TACs or quotas are typically calculated as the product of a target exploitation rate µ and an estimate of current stock biomass BÌt:
TACt = µtBÌt.
In principle, TAC-based management can be a direct, efficient way to limit catches. However, the success of TAC-based systems depends on accurate estimates of stock abundance and biomass. Because the required level of accuracy is usually not available, the risk of overfishing may be high (Walters and Pearse, 1996; Walters, 1998).
In many heavily exploited fisheries, both effort and catch controls are used to manage the fishery. In the Pacific halibut fishery, for example, a catch quota is used to control the exploitation rate, there is a minimum size limit on landed fish, and all fishing methods except setline gear are prohibited for the directed fishery (http://www.iphc.edu). Seasonal closures are in place, which prevent the interception of fish from different regulatory areas when the fish migrate from feeding to spawning.
Both forms of regulation, catch and effort controls, have significant shortcomings because both depend on the quality of stock assessments. In turn, the accuracy and reliability of stock assessments depends on data that are frequently limited or unavailable. Conventional methods used to estimate stock abundance and current rates of fishing mortality require good historical catch statistics under significant levels of exploitation and indices of stock abundance that reliably show population trends. Numerous methods are used for stock assessment (reviewed in NRC, 1998a); most are based on analyzing the way abundance changes in response to known catch levels. In addition to estimates of stock abundance or fishing mortality, conventional management depends on knowledge of what exploitation rates are adequate to derive “biological reference points” that designate both threshold and target levels of biomass and fishing rates. The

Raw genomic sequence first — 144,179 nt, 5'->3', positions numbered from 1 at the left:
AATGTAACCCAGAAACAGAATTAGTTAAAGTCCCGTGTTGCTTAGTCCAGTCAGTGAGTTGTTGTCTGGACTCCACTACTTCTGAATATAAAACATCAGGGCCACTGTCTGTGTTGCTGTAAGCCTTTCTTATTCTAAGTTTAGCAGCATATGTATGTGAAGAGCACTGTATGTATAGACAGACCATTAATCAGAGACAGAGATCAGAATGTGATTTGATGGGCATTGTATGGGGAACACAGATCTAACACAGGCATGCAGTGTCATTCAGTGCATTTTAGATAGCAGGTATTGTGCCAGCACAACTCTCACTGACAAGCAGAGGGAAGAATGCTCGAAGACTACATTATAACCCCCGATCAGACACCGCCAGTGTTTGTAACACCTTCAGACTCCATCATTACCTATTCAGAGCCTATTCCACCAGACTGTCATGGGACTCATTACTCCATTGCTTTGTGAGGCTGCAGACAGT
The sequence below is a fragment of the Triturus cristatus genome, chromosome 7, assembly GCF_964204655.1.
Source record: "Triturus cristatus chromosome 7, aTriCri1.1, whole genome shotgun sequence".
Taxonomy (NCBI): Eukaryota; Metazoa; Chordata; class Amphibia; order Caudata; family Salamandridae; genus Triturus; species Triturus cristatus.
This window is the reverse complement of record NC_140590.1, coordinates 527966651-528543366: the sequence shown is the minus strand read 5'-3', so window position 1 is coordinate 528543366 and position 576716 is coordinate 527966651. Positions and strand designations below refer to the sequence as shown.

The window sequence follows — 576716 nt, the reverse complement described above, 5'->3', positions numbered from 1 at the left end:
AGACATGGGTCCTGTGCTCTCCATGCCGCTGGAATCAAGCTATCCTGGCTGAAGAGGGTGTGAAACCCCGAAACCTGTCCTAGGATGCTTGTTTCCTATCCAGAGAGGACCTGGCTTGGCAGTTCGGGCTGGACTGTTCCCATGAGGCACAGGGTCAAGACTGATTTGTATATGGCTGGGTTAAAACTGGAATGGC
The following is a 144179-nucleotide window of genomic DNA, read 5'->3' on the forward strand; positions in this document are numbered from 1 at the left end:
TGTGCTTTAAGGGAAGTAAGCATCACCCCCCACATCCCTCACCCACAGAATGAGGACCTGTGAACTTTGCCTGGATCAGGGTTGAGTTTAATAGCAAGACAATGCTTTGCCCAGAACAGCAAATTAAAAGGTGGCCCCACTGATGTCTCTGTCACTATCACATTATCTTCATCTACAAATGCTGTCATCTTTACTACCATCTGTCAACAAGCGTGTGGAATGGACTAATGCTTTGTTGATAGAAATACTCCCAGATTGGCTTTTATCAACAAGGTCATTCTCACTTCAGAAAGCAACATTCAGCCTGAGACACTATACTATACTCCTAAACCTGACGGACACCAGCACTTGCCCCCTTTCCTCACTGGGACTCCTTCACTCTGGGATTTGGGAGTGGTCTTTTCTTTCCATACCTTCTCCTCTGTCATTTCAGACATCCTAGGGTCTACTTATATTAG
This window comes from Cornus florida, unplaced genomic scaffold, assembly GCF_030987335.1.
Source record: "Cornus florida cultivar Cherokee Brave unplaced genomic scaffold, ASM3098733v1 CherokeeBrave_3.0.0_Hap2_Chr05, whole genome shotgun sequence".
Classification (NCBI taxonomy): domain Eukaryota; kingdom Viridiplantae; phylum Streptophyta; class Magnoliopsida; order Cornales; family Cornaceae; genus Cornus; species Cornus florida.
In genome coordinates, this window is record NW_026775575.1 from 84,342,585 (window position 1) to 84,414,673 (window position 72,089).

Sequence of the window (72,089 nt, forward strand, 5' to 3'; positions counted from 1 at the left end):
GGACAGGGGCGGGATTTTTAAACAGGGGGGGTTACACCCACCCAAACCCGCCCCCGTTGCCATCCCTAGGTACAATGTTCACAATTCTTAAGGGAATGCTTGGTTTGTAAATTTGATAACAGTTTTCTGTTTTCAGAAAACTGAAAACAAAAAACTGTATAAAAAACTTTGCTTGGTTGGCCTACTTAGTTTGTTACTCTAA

sophistication of procedures used can lead to overconfidence in their ability to estimate abundances of stocks and their resilience to fishing pressure. This misplaced confidence contributed to the collapse of the Newfoundland cod fishery (Walters and Maguire, 1996). Although stock assessments usually are done competently by fishery scientists in the United States, the statistical uncertainty associated with estimates and biological reference points can lead to failed management (NRC, 1998a).
Fishery Management Systems
Management of fisheries in the United States typically is undertaken at geographic scales that range from local to national. Assignment of responsibilities and implementation of effective management is complex. Jurisdictions of responsible institutions and agencies may overlap in some fisheries. The eight regional fishery management councils (NOAA, 1996a) have primary responsibility for management in the U.S. exclusive economic zone (EEZ), but they may share responsibility with other regional management institutions for coastal migratory species, especially those that occur in the nearshore and estuarine regions of the coast. For example, the Mid-Atlantic Regional Fishery Management Council shares responsibility for managing coastal species such as bluefish (Pomatomus saltatrix), weakfish (Cynoscion regalis), and summer flounder (Paralichthys dentatus) with the Atlantic States Marine Fisheries Commission, which represents state interests in migratory species that are fished in the coastal zones and estuaries of Atlantic Coast states. Management systems are even more complex for such species, cause state agencies also are engaged in the regulatory process within their jurisdictions. Furthermore, management of these species is conducted at additional regional levels (e.g., the Chesapeake Bay, in which the States of Virginia, Maryland, and Pennsylvania; the Potomac River Fisheries Commission; and the District of Columbia exercise jurisdictional control).